Star Formation and the Initial Mass Function
Abstract
Supersonic turbulence fragments the interstellar medium into dense sheets, filaments, cores and large lowdensity voids, thanks to a complex network of highly radiative shocks. The turbulence is driven on large scales, predominantly by supernovae. While on scales of the order of the galactic disk thickness the magnetic energy is in approximate equipartition with the kinetic energy of the turbulence, on scales of a few pc the turbulent kinetic energy significantly exceeds the magnetic energy. The scaling properties of supersonic turbulence are well described by a new analytical theory, which allows to predict the structure functions of the density and velocity distributions in starforming clouds up to very high order. The distribution of core masses depends primarily on the power spectrum of the turbulent flow, and on the jump conditions for isothermal shocks in a magnetized gas. For the predicted velocity power spectrum index beta=1.74, consistent with results of numerical experiments of supersonic turbulence as well as with Larson's velocitysize relation, one obtains by scaling arguments a power law mass distribution of dense cores with a slope equal to 3/(4beta) = 1.33, consistent with the slope of the Salpeter stellar initial mass function (IMF). Results from numerical simulations confirm this scaling. The analytical model for the stellar IMF and its numerical estimate show that turbulent fragmentation may explain the origin of brown dwarfs, but only if the critical mass for collapse under dynamical conditions is an order of magnitude smaller than the Jeans' mass from a linear stability analysis. The main conclusion is that the stellar IMF directly reflects the mass distribution of prestellar cores, due predominantly to the process of turbulent fragmentation.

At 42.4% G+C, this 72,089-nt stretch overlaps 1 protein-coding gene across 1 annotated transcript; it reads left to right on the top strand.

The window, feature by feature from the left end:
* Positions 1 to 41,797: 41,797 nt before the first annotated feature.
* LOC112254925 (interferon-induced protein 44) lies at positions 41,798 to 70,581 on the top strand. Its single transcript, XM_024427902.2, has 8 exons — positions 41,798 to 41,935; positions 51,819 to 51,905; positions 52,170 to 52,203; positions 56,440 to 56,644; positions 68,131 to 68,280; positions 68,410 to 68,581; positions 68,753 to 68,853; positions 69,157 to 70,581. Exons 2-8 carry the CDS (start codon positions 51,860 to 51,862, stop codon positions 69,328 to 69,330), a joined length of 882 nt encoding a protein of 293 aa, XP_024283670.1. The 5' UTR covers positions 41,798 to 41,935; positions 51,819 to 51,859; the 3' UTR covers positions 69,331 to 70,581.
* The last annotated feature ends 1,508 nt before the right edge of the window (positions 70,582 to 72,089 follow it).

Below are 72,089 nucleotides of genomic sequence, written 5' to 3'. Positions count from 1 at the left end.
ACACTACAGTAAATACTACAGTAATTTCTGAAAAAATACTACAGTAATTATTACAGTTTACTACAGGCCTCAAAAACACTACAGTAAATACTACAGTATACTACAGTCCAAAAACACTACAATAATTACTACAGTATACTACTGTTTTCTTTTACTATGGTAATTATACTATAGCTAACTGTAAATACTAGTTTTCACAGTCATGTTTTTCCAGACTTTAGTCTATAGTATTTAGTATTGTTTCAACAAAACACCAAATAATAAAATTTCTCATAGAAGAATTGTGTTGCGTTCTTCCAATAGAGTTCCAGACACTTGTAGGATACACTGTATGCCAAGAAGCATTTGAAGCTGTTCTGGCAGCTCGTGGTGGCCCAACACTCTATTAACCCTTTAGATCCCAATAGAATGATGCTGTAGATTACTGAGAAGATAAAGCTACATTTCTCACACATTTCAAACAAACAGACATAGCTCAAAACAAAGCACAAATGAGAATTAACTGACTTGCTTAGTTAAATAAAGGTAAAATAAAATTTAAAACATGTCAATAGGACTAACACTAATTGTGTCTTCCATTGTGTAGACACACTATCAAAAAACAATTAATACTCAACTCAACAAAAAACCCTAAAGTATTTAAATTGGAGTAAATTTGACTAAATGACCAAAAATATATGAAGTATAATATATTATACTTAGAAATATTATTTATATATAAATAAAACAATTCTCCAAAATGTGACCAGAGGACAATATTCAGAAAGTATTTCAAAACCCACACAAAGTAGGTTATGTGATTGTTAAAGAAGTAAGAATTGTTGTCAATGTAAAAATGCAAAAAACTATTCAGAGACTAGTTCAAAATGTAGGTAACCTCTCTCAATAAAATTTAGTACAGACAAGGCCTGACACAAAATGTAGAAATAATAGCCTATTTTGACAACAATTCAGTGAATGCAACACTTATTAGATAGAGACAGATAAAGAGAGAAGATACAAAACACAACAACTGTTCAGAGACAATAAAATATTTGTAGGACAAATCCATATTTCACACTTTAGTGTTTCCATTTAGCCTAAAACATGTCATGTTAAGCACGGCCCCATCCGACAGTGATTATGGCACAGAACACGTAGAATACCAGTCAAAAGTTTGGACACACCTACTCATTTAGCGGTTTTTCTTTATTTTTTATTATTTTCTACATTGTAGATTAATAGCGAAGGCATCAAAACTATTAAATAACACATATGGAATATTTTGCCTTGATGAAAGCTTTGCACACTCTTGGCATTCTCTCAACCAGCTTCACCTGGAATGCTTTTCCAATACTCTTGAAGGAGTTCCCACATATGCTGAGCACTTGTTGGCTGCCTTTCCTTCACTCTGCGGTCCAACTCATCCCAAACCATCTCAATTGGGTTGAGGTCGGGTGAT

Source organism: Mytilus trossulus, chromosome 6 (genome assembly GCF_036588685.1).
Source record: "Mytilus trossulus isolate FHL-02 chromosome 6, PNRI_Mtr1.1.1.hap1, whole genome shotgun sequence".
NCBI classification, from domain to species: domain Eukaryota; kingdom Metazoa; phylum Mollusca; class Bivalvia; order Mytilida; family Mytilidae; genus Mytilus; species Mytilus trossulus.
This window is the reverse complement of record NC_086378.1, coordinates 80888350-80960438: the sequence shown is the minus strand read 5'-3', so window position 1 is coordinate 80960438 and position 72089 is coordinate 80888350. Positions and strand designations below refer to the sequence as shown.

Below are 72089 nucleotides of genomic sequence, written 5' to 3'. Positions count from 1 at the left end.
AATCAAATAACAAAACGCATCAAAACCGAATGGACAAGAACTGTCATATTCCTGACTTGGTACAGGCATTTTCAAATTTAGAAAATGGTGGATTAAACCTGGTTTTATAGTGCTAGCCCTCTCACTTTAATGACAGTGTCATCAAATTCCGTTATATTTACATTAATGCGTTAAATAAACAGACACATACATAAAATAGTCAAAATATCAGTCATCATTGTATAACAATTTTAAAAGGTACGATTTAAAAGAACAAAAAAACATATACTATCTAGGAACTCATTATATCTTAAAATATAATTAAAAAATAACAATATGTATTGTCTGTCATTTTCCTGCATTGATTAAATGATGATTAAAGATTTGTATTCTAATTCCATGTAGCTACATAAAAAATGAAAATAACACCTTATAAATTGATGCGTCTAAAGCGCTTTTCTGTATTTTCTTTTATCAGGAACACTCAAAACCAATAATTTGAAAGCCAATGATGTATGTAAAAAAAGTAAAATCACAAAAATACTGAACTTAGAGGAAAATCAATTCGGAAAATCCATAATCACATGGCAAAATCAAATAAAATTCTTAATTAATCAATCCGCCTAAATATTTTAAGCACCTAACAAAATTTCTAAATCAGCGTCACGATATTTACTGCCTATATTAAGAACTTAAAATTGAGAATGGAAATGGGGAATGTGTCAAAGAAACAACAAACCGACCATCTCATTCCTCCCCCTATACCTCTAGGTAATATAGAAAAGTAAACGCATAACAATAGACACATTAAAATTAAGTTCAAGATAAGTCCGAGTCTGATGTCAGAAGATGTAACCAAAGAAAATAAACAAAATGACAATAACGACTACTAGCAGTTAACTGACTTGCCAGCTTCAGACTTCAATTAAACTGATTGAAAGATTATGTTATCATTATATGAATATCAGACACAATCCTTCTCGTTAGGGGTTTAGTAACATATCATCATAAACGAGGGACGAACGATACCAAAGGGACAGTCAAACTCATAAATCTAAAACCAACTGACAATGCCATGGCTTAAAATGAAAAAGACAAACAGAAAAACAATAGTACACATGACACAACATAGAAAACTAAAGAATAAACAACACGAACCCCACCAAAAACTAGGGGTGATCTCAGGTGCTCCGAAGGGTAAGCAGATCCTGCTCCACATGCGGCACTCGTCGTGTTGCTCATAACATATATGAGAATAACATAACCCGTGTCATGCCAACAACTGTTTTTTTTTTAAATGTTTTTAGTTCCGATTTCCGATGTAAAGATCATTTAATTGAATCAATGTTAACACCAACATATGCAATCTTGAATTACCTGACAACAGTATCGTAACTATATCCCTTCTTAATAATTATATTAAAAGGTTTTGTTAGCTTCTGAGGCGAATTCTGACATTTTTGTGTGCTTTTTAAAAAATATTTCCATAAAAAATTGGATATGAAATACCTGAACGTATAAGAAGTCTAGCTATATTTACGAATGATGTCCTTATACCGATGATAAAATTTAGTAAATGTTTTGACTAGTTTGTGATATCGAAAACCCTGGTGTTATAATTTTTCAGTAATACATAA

Publication:

Turbulence and Magnetic Fields in Astrophysics
 Pub Date:
 2003
 arXiv:
 arXiv:astroph/0209244
 Bibcode:
 2003LNP...614..271N
 Keywords:

 Astrophysics
 EPrint:
 28 pages, 13 figures, invited tutorial for the workshop "Simulations of Magnetohydrodynamic Turbulence in Astrophysics: Recent Achievements and Perspectives", Paris, July 26, 2001, Eds. Edith Falgarone &